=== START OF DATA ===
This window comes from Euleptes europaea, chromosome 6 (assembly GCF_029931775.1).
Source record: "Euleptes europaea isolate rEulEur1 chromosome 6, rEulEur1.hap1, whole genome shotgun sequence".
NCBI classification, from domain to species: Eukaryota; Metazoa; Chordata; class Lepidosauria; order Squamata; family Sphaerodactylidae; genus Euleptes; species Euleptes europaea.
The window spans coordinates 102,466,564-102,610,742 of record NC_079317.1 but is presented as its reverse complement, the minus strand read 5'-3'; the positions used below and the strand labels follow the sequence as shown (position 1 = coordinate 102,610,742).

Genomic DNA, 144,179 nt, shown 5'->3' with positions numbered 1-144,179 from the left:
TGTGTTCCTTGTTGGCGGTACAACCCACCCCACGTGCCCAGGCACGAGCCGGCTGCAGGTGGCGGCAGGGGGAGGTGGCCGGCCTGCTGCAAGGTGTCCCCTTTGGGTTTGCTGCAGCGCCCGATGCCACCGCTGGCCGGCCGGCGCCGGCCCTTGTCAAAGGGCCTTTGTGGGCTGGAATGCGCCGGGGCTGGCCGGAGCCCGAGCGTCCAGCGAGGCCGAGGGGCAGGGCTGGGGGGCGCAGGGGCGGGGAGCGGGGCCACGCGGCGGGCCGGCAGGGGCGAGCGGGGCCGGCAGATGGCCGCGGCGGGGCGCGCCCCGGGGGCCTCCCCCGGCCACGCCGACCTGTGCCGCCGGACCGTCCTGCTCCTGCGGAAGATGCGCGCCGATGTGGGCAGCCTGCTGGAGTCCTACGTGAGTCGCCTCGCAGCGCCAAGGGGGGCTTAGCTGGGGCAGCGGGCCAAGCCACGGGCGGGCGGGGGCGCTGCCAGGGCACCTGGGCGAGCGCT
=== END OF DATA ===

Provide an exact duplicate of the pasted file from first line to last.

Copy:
This window comes from Euleptes europaea, chromosome 6 (assembly GCF_029931775.1).
Source record: "Euleptes europaea isolate rEulEur1 chromosome 6, rEulEur1.hap1, whole genome shotgun sequence".
NCBI classification, from domain to species: Eukaryota; Metazoa; Chordata; class Lepidosauria; order Squamata; family Sphaerodactylidae; genus Euleptes; species Euleptes europaea.
The window spans coordinates 102,466,564-102,610,742 of record NC_079317.1 but is presented as its reverse complement, the minus strand read 5'-3'; the positions used below and the strand labels follow the sequence as shown (position 1 = coordinate 102,610,742).

Genomic DNA, 144,179 nt, shown 5'->3' with positions numbered 1-144,179 from the left:
TGTGTTCCTTGTTGGCGGTACAACCCACCCCACGTGCCCAGGCACGAGCCGGCTGCAGGTGGCGGCAGGGGGAGGTGGCCGGCCTGCTGCAAGGTGTCCCCTTTGGGTTTGCTGCAGCGCCCGATGCCACCGCTGGCCGGCCGGCGCCGGCCCTTGTCAAAGGGCCTTTGTGGGCTGGAATGCGCCGGGGCTGGCCGGAGCCCGAGCGTCCAGCGAGGCCGAGGGGCAGGGCTGGGGGGCGCAGGGGCGGGGAGCGGGGCCACGCGGCGGGCCGGCAGGGGCGAGCGGGGCCGGCAGATGGCCGCGGCGGGGCGCGCCCCGGGGGCCTCCCCCGGCCACGCCGACCTGTGCCGCCGGACCGTCCTGCTCCTGCGGAAGATGCGCGCCGATGTGGGCAGCCTGCTGGAGTCCTACGTGAGTCGCCTCGCAGCGCCAAGGGGGGCTTAGCTGGGGCAGCGGGCCAAGCCACGGGCGGGCGGGGGCGCTGCCAGGGCACCTGGGCGAGCGCT